Bulls are working to better manage Otto Porter’s minutes

The Bulls have a plan in place to manage Otto Porter Jr.’s minutes in order to keep him available, but Porter just might be the fourth-most important Bull.

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“We will manage him appropriately,’’ Bulls coach Jim Boylen said of Otto Porter Jr.’s minutes. “He will not play over 30 minutes in anything we do to get going here.”

“We will manage him appropriately,’’ Bulls coach Jim Boylen said of Otto Porter Jr.’s minutes. “He will not play over 30 minutes in anything we do to get going here.”

Charles Rex Arbogast/AP

It was only a 10-game sample, but the Otto Porter Jr. presence couldn’t be overlooked.

Acquired from Washington in February, Porter’s impact was immediate as the Bulls went 7-3 in his first 10 games, including wins over Philadelphia, Boston and Brooklyn.

The winning subsided as March went on, and then Porter was on the shelf with several nagging injuries, last playing in Sacramento on March 17.

So of course the Bulls have put a plan in place to make Porter more available, as well as manage his minutes in a smarter way. The days of 55 minutes in a four-overtime win in Atlanta won’t be happening anytime soon.

“We will manage him appropriately,’’ coach Jim Boylen said. “He will not play over 30 minutes in anything we do to get going here. We’ll manage him on the off days in a real respectful way. Obviously, he’s a big piece. He’s our starting three, a big wing. And we need him.’’

That plan will be tested quickly, with the Bulls playing their first back-to-back in Week 1, playing in Memphis on Friday and then hosting Toronto in the home opener a night later.

What say you, Coach?

“We’ll see how he feels,’’ Boylen said. “It might be a situation where we manage him the first night in order to play him the second night. Or manage him the first night and the second night he feels maybe a night he doesn’t play. But we have a plan. It’s rough because it’s depending on how he feels.’’

The Porter Plan will also test the Bulls’ depth, especially with Chandler Hutchison on the shelf with a lingering hamstring issue.

Hutchison is the most natural back-up three, and for now the second unit is attacking with three guards using Kris Dunn, Ryan Arcidiacono and Cody White.

“No, I’ll hold it down for us until we get Chandler back,’’ Porter said. “That’s going to be always my job. But like I said, we got a lot of guards that can play the three too. We got a lot of guys that can play multiple positions. If somebody goes down, the next man always got to step up and replace — not replace but do more — and I feel like everybody is going to do more.’’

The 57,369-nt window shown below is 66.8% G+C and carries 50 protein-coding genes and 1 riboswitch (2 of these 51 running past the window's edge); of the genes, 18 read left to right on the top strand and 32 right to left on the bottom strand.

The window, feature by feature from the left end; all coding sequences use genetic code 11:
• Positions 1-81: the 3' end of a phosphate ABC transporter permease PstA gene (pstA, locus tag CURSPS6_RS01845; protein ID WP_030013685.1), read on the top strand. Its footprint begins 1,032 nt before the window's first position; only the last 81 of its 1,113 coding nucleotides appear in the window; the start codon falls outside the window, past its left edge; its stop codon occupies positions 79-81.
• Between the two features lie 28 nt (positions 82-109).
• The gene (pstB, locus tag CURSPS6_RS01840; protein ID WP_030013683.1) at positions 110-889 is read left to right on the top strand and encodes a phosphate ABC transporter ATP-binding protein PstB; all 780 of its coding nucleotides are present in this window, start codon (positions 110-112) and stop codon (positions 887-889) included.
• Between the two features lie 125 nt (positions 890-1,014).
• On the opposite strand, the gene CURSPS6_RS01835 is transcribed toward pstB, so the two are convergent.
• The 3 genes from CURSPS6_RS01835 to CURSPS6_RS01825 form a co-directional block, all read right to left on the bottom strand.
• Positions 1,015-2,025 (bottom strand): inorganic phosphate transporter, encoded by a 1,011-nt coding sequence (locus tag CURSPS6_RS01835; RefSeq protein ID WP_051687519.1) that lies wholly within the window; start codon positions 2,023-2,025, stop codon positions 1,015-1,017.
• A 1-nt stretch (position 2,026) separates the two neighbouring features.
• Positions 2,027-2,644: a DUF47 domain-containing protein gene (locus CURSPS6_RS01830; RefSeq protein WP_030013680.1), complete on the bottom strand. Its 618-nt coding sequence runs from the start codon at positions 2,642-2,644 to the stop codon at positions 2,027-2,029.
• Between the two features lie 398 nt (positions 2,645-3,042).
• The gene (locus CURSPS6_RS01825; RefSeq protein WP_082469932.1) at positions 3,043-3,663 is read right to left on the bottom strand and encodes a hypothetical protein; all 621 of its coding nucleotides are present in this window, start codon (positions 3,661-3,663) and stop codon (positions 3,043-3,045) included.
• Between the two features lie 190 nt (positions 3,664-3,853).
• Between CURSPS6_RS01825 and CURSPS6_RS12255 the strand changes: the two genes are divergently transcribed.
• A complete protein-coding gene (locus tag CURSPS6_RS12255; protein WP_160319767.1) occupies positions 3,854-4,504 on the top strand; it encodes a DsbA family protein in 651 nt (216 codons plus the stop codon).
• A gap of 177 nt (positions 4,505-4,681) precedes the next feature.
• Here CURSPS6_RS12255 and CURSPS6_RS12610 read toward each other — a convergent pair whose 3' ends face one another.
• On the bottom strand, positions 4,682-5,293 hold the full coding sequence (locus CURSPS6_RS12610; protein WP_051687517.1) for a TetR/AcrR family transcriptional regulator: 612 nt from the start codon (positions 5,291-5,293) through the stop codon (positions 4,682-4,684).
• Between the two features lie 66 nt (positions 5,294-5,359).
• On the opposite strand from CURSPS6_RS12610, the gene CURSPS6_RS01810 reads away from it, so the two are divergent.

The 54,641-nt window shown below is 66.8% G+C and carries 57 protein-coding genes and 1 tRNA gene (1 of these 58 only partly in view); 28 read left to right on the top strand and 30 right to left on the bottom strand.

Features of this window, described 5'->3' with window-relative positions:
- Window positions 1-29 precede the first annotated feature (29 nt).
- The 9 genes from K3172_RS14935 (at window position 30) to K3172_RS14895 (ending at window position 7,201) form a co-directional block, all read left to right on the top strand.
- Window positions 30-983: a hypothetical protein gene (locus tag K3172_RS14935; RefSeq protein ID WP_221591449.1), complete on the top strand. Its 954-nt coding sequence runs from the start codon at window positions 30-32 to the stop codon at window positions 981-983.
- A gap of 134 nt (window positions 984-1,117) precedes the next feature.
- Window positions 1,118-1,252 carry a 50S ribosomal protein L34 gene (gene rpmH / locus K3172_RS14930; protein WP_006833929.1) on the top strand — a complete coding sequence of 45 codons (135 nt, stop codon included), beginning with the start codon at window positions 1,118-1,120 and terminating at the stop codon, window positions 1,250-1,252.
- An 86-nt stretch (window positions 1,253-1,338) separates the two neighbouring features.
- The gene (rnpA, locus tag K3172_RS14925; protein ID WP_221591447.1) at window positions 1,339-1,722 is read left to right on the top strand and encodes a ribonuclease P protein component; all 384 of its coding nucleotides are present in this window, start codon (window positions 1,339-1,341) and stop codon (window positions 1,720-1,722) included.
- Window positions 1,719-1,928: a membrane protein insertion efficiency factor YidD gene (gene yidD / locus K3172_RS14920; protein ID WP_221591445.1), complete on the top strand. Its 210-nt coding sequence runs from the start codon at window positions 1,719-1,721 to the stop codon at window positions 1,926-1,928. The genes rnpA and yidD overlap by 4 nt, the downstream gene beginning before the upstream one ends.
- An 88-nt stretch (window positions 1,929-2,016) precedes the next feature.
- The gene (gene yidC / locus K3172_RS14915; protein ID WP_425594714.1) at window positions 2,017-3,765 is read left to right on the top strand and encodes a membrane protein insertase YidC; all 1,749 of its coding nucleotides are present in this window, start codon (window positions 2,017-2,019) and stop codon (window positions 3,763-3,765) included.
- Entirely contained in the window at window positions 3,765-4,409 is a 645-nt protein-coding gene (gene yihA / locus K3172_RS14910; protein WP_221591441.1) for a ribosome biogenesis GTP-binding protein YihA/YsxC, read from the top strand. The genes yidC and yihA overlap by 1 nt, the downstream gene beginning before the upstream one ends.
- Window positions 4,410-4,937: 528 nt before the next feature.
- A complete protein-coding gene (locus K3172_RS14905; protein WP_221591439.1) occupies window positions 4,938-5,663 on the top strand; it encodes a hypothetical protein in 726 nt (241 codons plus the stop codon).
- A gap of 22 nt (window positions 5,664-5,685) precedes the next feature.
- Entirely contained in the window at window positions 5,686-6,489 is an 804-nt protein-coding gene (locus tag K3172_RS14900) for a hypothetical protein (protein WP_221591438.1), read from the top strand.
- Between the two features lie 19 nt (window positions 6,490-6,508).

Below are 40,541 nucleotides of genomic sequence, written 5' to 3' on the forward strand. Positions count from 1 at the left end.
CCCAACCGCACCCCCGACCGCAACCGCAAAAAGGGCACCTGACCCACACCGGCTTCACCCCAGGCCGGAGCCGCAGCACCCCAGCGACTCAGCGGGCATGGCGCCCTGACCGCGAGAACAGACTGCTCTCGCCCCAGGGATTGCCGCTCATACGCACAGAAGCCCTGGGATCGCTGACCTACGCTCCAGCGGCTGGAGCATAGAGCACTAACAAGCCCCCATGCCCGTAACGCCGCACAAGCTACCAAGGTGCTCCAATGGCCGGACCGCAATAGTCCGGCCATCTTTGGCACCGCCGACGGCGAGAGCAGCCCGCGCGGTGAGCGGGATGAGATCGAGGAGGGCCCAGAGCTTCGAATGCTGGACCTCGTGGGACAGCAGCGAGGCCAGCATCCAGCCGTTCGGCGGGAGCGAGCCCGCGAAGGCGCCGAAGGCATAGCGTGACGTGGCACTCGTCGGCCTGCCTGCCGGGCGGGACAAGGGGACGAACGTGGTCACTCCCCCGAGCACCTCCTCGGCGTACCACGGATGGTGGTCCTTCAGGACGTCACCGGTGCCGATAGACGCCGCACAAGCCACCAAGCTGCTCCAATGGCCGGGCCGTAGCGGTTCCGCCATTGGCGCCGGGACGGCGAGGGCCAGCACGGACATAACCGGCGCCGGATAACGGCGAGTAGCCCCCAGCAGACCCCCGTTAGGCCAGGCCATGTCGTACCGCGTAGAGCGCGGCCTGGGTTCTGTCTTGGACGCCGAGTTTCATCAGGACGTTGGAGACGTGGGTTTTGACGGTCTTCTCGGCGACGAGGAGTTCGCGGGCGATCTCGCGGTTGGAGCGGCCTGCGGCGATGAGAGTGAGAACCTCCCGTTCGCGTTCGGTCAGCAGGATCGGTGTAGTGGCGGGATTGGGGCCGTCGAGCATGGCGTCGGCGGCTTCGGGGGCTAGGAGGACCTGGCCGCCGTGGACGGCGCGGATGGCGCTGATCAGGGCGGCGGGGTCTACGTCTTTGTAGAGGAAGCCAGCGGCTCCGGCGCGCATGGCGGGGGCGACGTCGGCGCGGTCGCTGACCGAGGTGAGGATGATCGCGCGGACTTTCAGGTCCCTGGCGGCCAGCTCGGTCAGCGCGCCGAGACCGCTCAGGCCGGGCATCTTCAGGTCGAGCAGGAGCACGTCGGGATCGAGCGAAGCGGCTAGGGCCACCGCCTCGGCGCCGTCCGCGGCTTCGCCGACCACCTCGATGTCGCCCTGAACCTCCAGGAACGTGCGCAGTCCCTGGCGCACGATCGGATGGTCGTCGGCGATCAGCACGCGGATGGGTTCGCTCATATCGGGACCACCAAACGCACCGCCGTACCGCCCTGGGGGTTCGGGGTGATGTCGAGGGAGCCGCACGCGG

No doubt Porter’s importance can’t be overstated, but is he the most important piece on this roster if they want to sniff the playoffs?

Not even close.

1. Wendell Carter Jr. — Boylen considers the second-year big man the anchor of the defense. Not only his ability to switch onto guards in pick-and-roll, but also as the best rim protector on the roster.

Two question marks with the seventh-overall pick from the 2018 draft: One, can he stay healthy, and two, can his shorter frame — listed at 6-10, and that’s on a good day — hold up against the bigger centers around the league?

Considering the injuries he’s had his first 15 months, it will all start with Carter being available.

2. Lauri Markkanen — The fact that Markkanen has played his best basketball with Zach LaVine injured or not on the court has to be concerning. Those two have to figure it out, and moreso Markkanen, who seemingly disappears when LaVine is in a groove.

Markkanen has a laid-back approach to the game, but has to be more demanding of the ball, especially when he feels he has a mismatch.

3. Tomas Satoransky — In making a sign-and-trade for Satoransky with a cost of $30 million over three years, the Bulls are banking on the former Wizard back-up to now be a starter, and more importantly, make the engine run.

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